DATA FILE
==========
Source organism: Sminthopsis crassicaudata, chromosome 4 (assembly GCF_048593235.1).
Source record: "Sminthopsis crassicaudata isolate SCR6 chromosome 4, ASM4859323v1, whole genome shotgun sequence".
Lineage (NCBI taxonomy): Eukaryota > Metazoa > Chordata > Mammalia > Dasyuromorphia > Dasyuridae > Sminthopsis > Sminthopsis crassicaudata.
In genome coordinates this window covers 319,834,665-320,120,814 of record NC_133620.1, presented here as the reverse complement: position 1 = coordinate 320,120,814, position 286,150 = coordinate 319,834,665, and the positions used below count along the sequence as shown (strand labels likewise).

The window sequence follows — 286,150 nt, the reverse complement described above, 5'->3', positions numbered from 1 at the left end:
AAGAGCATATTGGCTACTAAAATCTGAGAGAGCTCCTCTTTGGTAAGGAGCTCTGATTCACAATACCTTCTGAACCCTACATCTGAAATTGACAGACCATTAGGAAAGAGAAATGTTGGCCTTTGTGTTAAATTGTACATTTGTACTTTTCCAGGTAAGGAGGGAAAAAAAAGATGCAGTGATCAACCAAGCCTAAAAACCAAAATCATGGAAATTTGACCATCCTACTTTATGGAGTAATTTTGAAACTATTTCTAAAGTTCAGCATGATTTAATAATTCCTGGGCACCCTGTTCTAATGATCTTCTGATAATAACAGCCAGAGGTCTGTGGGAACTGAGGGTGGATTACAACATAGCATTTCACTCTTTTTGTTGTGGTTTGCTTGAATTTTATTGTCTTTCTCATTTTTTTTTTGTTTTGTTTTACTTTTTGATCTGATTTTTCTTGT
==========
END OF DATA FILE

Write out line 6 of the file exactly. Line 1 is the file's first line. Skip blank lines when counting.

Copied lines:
AAGAGCATATTGGCTACTAAAATCTGAGAGAGCTCCTCTTTGGTAAGGAGCTCTGATTCACAATACCTTCTGAACCCTACATCTGAAATTGACAGACCATTAGGAAAGAGAAATGTTGGCCTTTGTGTTAAATTGTACATTTGTACTTTTCCAGGTAAGGAGGGAAAAAAAAGATGCAGTGATCAACCAAGCCTAAAAACCAAAATCATGGAAATTTGACCATCCTACTTTATGGAGTAATTTTGAAACTATTTCTAAAGTTCAGCATGATTTAATAATTCCTGGGCACCCTGTTCTAATGATCTTCTGATAATAACAGCCAGAGGTCTGTGGGAACTGAGGGTGGATTACAACATAGCATTTCACTCTTTTTGTTGTGGTTTGCTTGAATTTTATTGTCTTTCTCATTTTTTTTTTGTTTTGTTTTACTTTTTGATCTGATTTTTCTTGT